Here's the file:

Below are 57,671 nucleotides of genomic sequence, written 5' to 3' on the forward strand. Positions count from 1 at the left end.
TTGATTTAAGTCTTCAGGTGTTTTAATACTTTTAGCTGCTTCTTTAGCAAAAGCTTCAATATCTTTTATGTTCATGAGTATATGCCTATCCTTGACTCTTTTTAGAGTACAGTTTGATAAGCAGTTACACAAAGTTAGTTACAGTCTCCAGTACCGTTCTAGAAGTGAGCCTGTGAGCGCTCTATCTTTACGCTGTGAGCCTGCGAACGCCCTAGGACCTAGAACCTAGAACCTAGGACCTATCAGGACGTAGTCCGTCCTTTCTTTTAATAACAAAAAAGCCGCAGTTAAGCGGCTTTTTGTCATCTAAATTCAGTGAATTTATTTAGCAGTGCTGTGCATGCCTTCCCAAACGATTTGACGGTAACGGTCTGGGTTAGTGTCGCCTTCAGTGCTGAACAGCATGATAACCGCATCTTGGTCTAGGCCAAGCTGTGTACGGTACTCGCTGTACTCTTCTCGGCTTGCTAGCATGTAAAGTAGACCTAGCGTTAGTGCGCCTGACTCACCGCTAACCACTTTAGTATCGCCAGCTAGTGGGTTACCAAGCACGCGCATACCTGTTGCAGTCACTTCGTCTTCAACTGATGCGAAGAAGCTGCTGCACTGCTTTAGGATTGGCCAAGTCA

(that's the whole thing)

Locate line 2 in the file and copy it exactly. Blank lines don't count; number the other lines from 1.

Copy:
TTGATTTAAGTCTTCAGGTGTTTTAATACTTTTAGCTGCTTCTTTAGCAAAAGCTTCAATATCTTTTATGTTCATGAGTATATGCCTATCCTTGACTCTTTTTAGAGTACAGTTTGATAAGCAGTTACACAAAGTTAGTTACAGTCTCCAGTACCGTTCTAGAAGTGAGCCTGTGAGCGCTCTATCTTTACGCTGTGAGCCTGCGAACGCCCTAGGACCTAGAACCTAGAACCTAGGACCTATCAGGACGTAGTCCGTCCTTTCTTTTAATAACAAAAAAGCCGCAGTTAAGCGGCTTTTTGTCATCTAAATTCAGTGAATTTATTTAGCAGTGCTGTGCATGCCTTCCCAAACGATTTGACGGTAACGGTCTGGGTTAGTGTCGCCTTCAGTGCTGAACAGCATGATAACCGCATCTTGGTCTAGGCCAAGCTGTGTACGGTACTCGCTGTACTCTTCTCGGCTTGCTAGCATGTAAAGTAGACCTAGCGTTAGTGCGCCTGACTCACCGCTAACCACTTTAGTATCGCCAGCTAGTGGGTTACCAAGCACGCGCATACCTGTTGCAGTCACTTCGTCTTCAACTGATGCGAAGAAGCTGCTGCACTGCTTTAGGATTGGCCAAGTCA